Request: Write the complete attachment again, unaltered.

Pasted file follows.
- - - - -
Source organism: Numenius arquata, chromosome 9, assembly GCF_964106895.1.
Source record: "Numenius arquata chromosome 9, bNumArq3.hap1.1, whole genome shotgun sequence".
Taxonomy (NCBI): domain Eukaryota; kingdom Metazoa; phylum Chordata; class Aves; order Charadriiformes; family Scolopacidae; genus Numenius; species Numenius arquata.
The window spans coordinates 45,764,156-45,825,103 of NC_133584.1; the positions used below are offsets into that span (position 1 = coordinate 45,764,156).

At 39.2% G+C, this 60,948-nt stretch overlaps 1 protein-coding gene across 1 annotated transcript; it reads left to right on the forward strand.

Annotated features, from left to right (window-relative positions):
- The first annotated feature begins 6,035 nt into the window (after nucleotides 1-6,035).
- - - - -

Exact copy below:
Source organism: Numenius arquata, chromosome 9, assembly GCF_964106895.1.
Source record: "Numenius arquata chromosome 9, bNumArq3.hap1.1, whole genome shotgun sequence".
Taxonomy (NCBI): domain Eukaryota; kingdom Metazoa; phylum Chordata; class Aves; order Charadriiformes; family Scolopacidae; genus Numenius; species Numenius arquata.
The window spans coordinates 45,764,156-45,825,103 of NC_133584.1; the positions used below are offsets into that span (position 1 = coordinate 45,764,156).

At 39.2% G+C, this 60,948-nt stretch overlaps 1 protein-coding gene across 1 annotated transcript; it reads left to right on the forward strand.

Annotated features, from left to right (window-relative positions):
- The first annotated feature begins 6,035 nt into the window (after nucleotides 1-6,035).